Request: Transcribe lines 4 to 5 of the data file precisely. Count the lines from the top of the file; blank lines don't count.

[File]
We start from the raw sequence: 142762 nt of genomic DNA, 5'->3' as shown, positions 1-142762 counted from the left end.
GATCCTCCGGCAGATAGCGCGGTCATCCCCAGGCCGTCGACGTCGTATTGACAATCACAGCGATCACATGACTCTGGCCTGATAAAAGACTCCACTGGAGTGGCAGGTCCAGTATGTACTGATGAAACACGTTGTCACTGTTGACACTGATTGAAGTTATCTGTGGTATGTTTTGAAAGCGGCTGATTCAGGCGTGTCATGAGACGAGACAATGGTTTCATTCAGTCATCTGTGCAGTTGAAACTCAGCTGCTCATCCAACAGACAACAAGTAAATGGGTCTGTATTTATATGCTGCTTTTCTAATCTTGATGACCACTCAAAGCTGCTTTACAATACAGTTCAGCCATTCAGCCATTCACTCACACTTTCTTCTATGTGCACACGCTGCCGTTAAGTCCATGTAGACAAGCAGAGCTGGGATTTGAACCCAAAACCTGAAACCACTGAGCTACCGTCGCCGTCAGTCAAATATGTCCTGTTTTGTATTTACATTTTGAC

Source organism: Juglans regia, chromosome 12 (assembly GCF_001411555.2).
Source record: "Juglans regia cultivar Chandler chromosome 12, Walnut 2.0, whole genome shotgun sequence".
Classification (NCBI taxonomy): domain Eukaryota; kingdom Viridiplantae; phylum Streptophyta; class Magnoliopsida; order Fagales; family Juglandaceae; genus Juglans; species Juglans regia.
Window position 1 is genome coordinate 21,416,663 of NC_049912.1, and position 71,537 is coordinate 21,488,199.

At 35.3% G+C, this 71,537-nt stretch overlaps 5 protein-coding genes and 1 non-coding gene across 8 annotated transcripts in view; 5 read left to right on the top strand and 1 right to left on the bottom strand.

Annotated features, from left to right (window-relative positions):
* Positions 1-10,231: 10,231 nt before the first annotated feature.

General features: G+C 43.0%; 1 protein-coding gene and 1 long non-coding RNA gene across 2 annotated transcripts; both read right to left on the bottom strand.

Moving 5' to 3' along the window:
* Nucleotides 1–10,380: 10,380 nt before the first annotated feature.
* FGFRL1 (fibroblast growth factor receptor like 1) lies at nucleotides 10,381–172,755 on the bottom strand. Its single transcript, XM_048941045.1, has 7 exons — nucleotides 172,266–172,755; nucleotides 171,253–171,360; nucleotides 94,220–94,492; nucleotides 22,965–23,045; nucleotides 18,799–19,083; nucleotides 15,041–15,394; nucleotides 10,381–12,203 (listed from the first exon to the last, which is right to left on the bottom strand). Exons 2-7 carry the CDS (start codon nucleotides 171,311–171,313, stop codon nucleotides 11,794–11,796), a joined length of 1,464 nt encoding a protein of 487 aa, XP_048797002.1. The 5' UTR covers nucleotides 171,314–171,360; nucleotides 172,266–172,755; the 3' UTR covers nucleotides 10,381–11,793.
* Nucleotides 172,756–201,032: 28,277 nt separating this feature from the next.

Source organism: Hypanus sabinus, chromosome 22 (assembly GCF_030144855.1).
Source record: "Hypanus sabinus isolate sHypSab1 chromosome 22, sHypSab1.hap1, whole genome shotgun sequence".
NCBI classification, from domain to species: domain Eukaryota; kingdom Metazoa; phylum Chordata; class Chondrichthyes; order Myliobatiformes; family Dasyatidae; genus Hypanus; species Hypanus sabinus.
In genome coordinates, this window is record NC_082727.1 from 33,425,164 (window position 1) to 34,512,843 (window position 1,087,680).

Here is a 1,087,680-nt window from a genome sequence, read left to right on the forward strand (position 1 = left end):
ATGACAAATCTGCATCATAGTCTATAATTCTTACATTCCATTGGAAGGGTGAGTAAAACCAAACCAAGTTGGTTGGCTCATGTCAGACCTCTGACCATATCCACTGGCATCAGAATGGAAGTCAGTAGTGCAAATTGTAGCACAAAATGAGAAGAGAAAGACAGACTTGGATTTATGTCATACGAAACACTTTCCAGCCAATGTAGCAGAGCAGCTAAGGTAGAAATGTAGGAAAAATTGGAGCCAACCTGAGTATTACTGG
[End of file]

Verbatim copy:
Source record: "Juglans regia cultivar Chandler chromosome 12, Walnut 2.0, whole genome shotgun sequence".
Classification (NCBI taxonomy): domain Eukaryota; kingdom Viridiplantae; phylum Streptophyta; class Magnoliopsida; order Fagales; family Juglandaceae; genus Juglans; species Juglans regia.